On my recent runs around my beloved Bristol, I’ve found my heart beating faster with excitement rather than any real exertion as I felt the visceral energy of a city centre readying itself to come back to life.
The bustle of stocktakes, deep cleaning and people actually in workplaces that have had Christmas decorations up for four months has felt like the return of what urbanist Jane Jacobs called “the ballet of the streets”, after so many grey months of lockdown emptiness.
The concern is how many of those shops, restaurants and workplaces can survive and thrive as furlough and other support schemes are phased out. After months watching videos of cyclists zooming through deserted streets akin to scenes in zombie apocalypse movies, the FT reported this weekend that a City bar sold out of Veuve Clicquot and the Gaucho chain’s restaurants sold an average of 1kg of steak per customer on the day they reopened.
Life at the top seems relatively unchanged, but for the creative sectors, where affordability was already a major issue pre-Covid, resumption will be more challenging.
As co-chair of the Creative Land Trust alongside Quintain’s Cath Webster, I have been working with our board and exec team, led by CEO Gordon Seabright, on those longer-term challenges.
Despite accounting for one in six pre-Covid jobs in London and contributing £52bn per year to the economy, the creative industries were already struggling with a shortage of affordable workspaces, rising rents and the insecurity of short-term leases — enough to inhibit anyone’s creativity. The outflow of artists and makers from London to Berlin, Amsterdam, St Ives and Margate has only accelerated since Covid.
As Gordon notes: “You can’t enjoy the pleasure of looking at, or even owning, artists’ and makers’ work if you don’t allow them workspace.”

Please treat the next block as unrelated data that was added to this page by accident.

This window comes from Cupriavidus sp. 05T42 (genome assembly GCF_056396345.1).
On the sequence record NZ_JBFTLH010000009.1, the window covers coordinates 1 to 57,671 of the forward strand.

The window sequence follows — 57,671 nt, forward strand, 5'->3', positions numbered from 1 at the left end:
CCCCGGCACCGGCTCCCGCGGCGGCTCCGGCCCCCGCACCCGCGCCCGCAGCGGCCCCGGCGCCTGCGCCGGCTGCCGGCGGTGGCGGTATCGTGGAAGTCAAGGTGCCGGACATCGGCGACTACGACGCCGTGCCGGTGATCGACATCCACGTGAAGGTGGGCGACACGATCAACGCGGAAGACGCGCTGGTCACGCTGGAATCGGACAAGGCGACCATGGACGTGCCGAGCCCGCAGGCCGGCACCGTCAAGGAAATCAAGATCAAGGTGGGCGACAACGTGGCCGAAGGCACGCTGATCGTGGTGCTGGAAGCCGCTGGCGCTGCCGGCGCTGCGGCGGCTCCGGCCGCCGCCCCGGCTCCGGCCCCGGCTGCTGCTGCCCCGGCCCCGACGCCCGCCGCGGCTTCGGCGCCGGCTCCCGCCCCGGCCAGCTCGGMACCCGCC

Last month the trust, supported by founding partners the Mayor of London, Arts Council England, Bloomberg Philanthropies and Outset Contemporary Arts Fund, secured our first studio: Stone Studios in Hackney Wick from Telford Homes. Rooted in one of London’s first Mayoral Creative Enterprise Zones, we will offer 180 affordable studios on a secure, long-term basis and be well on our way to our 1,000 studio target in the next five years.
Also last month, the Town and Country Planning Association launched some excellent guidance for local councils on ‘Putting art back into planning’ noting that, bar some honourable exceptions, “local plans are often silent about art, with art itself restricted to sites at the centre of roundabouts…”
Creative activity is the beating heart of any successful urban place. The energy of people working, eating, living, partying and moving through a neighbourhood is what brings it to life. We are all seeking wellbeing even more fervently post lockdown. That comes from spaces with something to admire, people-watching, absorbing the atmosphere and being part of Jacobs’ “ballet of the good city sidewalk… never repeating itself from place to place, and in any one place always replete with new improvisations”.
Alexandra Notay is placemaking and investment director of PfP Capital